The International Journal for the Semiotics of Law requests submissions for a special issue: A New Socio-Semiotic Digital Landscape in Communication – The Case of Cyberbullying.
Social media are key facilitators in the bullying process. Cyberspace creates new types of narratives where off-space becomes prevalent and operates in order to better navigate and creates nodes of activity between people. This navigation is, however, uncertain because it eases hyper connectivity, removes physical congregation and/or social, moral and/or ethical barriers, and creates a close e-proximity between different actors without revealing any identities (Wagner 2019). This composite space, or space-in-between (Wagner 2018), brings both the potential victim and the bully into close proximity as they meet by proxy (servers). This space is loose and modular (Eck and Clarke 2003) while making the process of detecting and capturing crime data all the more difficult (Bossler and Holt 2009, Reyns et al 2011). Therefore the Internet is an environment where time and space are both relative. The idea is then to detect high connectivity factors with a specific temporal axis leading to a cluster of relations that could render feasible the detection of cyber bullying, similar to a configuration in IT technologies (Wagner 2019). However when connectivity is low and has been substituted by extension replacing space and time emplacement, cyber bullying then becomes highly difficult to capture leading to a weakness in detecting crimes (Holt and Bossler 2009).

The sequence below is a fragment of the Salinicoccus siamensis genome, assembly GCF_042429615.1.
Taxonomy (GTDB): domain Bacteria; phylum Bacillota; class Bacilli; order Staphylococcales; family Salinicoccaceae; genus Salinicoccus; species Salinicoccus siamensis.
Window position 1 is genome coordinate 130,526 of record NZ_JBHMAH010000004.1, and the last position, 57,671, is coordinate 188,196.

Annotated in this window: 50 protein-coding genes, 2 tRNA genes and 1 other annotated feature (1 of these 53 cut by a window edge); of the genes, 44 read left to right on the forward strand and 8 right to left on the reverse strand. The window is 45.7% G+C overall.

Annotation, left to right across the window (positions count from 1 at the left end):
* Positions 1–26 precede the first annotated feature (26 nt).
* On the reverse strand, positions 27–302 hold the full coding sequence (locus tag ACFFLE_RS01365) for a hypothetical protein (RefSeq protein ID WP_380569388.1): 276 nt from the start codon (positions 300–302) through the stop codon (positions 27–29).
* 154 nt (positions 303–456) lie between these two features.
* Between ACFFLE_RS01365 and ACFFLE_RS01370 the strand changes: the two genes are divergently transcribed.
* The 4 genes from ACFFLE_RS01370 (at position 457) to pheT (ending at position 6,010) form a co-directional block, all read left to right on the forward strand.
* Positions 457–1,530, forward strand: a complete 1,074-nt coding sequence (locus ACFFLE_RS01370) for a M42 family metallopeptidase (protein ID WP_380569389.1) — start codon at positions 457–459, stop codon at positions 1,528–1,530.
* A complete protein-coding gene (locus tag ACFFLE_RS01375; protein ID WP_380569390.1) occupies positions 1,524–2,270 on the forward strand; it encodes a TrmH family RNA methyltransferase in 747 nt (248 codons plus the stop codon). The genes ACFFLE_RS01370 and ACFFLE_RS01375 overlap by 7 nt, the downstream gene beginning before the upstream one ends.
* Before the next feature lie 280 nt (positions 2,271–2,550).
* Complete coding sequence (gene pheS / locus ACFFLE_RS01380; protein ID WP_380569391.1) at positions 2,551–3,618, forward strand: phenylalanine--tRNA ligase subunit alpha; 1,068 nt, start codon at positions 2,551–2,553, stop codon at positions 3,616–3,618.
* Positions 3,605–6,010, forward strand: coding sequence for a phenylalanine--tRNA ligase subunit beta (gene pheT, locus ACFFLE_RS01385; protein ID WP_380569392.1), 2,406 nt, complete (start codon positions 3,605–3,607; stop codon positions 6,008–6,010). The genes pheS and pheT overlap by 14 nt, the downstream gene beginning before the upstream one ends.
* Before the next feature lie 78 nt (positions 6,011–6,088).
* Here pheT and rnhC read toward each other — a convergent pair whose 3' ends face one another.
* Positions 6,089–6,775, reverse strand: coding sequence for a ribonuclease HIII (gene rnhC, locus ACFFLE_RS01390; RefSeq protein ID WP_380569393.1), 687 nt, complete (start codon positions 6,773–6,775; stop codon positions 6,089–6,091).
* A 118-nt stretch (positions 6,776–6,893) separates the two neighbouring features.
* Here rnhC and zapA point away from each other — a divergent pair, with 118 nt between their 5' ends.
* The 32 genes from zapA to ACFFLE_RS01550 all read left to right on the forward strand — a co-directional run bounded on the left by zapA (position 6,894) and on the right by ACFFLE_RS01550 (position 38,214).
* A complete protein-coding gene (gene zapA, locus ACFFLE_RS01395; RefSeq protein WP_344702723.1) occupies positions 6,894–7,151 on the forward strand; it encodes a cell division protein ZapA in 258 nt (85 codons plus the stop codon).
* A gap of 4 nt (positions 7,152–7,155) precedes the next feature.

Cyber bullying is the expression of an aggressive language which purpose is to negate victims and to generally assert power with an abusive content, which is a multifaceted phenomenon that insists on physical appearance (25%), gender or sexual orientation (25%), ethnicity or national origin (25%), and other issues (25%) (Unesco Report 2010). But cyber bullying remains quite distinctive from physical aggressiveness, as most youngsters use social media as a way to polarize attention from others so as to become “trendy” for the rest of the e-community, with an exponential increase in likes on their profiles, be they real or fake. The approach explored here in this Special Issue relies on detecting the linguistic phenomena used, either explicitly or implicitly, to express feelings, emotions within short messages, and/or with the use of emoticons (Wagner 2019, Oràsan 2018, Heaven 2017, Cohn 2015) leading to specific legal case analyses.
We will consider papers dealing with cyber bullying and/or bullying using any types of social media with specific case analyses and substantial case analyses. It could be a linguistic, legal, semiotic, and/or socio-linguistic analysis taking into high consideration contentious issues about their uses. We are expecting papers coming from different countries in order to better understand these phenomena.
We will accept up to 15 papers of almost 8,000 words (reference included). Please send your abstract (300 to 500 words) both to Anne Wagner (email@example.com) and Xu Youping (firstname.lastname@example.org)
Abstracts are due: April 30, 2019 and full papers by September 1, 2019.